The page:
Promotional material for Wolf Warrior 2 Photo: IC
According to a report from Securities Daily, as of December 23, the total Chinese mainland box office for 2017 reached 53.4 billion yuan ($8.15 billion), a 17.47 percent increase from 2016's 45.46 billion yuan. While in general Chinese films may still be at a disadvantage compared with Hollywood productions as only eight of the top 20 highest-earning films of the year were either Chinese or Sino-foreign coproductions, some promising signs have emerged that the potential of the Chinese film market is more than a numbers game.
The top surprise this year is surely the explosive success of action blockbuster Wolf Warrior 2. Earning a total of 5.68 billion yuan in the Chinese mainland, it became the highest-grossing film in the market. Sitting at almost double the take of No.2 ranking The Fate of the Furious 8 (2.67 billion yuan), the film is sure to remain champion of the Chinese mainland box office for quite a while.
Despite diverse opinions concerning the film's overt patriotism, its position as the only non-Hollywood film among the top 100 highest-grossing films of all time worldwide has bolstered Chinese audiences' confidence in domestic films.
"[Wolf Warrior 2] is significant not only because it set a new box office record, but also due to how it bolstered the Chinese film market during the second half of the year," the Securities Daily report noted.
The report also emphasized the importance of this latter contribution, as the Chinese films performed fairly poorly after the Spring Festival season.
"During the four months after February 10, domestic films contributed very little to the Chinese box office. Especially in May and June, except for Reset, no Chinese film earned more than 100 million yuan. Domestic films contributed only 40 percent to the total box office, while imported films accounted for 60 percent, which was a very ominous signal," Wu Jian, senior data analyst for entertainment industry service platform Weiying, told the Securities Daily.
Fortunately, during the latter half of the year Chinese films like Never Say Die, Chasing The Dragon and Youth all achieved both box office success and positive audience reception.
Promotional material for Youth Photo: IC
A diversified market
One of the noticeable features of the Chinese films released this year was their variety. Paths of the Soul, Mr. No Problem, Angels Wear White, The Looming Storm and other art films gained in prominence this year. Although they didn't necessarily make huge gains financially, they certainly made an impact on audiences by improving people's impression of Chinese film.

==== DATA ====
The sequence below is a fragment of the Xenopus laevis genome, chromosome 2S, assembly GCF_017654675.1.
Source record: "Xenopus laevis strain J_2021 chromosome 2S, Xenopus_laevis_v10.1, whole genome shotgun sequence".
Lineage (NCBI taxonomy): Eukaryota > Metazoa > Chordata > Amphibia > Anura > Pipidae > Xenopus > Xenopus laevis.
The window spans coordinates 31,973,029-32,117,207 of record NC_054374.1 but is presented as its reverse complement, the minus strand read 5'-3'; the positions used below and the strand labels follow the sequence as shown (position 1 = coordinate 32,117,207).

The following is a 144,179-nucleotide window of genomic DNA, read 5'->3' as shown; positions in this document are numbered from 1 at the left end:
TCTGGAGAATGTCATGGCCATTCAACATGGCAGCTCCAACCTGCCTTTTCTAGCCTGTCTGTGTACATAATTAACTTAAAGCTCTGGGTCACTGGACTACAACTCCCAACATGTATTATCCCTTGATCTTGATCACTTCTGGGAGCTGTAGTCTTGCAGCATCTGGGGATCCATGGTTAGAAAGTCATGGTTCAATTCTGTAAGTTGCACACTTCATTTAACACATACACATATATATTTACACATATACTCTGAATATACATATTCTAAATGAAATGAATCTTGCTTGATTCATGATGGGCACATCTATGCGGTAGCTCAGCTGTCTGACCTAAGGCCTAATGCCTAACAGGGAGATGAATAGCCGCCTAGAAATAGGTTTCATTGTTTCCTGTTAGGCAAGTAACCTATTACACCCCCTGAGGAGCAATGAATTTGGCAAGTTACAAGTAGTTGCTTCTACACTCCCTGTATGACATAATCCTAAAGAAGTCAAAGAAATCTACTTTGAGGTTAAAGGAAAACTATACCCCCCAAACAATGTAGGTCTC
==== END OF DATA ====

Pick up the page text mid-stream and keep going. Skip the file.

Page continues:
Even more niche than art films, documentaries also managed to make some waves in the Chinese film market.
Grossing 170 million yuan in China, the 2-million-yuan budget documentary Twenty Two became the first documentary film to break the 100-million-yuan mark in China.
Documenting the lives of the last living "comfort women" in China, Twenty Two received tremendous reviews from critics and audiences alike. Positive word of mouth allowed the film's screen share rise from 1.5 percent on its opening day to 9.6 percent by the end of its second weekend.
Along with Twenty Two, Return to the Wolves, which tells the story of a dying wolf cub who is rescued and raised by two human beings and then eventually returned to the wildernessto join a new pack, also caught the attention of audiences. An amateur documentary edited together from home movies of the wolf cub, it earned 32.93 million yuan at the box office and a score of 8.2/10 on Chinese media review site Douban.
The good performances of documentaries this year, however, could not have been achieved without previous works such as Born in China and Masters in Forbidden City paving the way in 2016.
Promotional material for Paths of the Soul Photo: IC
"Censorship is not as bad as everyone thinks. Limits are meant to be challenged," Yi Qiao, president of Chinese studio Color Room, told media during a promotional event for the studio's upcoming Golden Bear nominated animated crime film Have a Nice Day.
Color Room is the Chinese studio behind 2016's blockbuster animated hit Monkey King: Hero is Back and this year's well-received animated black humor film Da Hu Fa.
Released in July, Da Hu Fa caught audiences' attention over the summer with its violent scenes and biting social commentary the likes of which were usually regarded as too sensitive for the big screen in the past.
Even Busifan, Da Hu Fa's director, said he was surprised that the film had been approved by China's media watchdog.
"I didn't think that Da Hu Fa would be shown in theaters while I was making it, otherwise I would never had touched on some of those 'sensitive subjects,'" the director said at the event for Have a Nice Day.
Da Hu Fa was not alone in pushing boundaries further. Youth, veteran director Feng Xiaogang's latest drama, also surprised audiences with its straightforward way of dealing with the Sino-Vietnam War as well as its inclusion of a few violent scenes.
Ever since the 1980s, when films like Surprise Move in Snake Valley and Wreaths at the Foot of the Mountain tackled the Sino-Vietnam War, the subject has been rarely mentioned in Chinese films or TV dramas.
"There are no set boundaries or ceiling. If a work cares about people's lives and reflects social issues, and as long as it has a good level of artistic expression, there is always a chance that it will pass official review if you try," Yi added.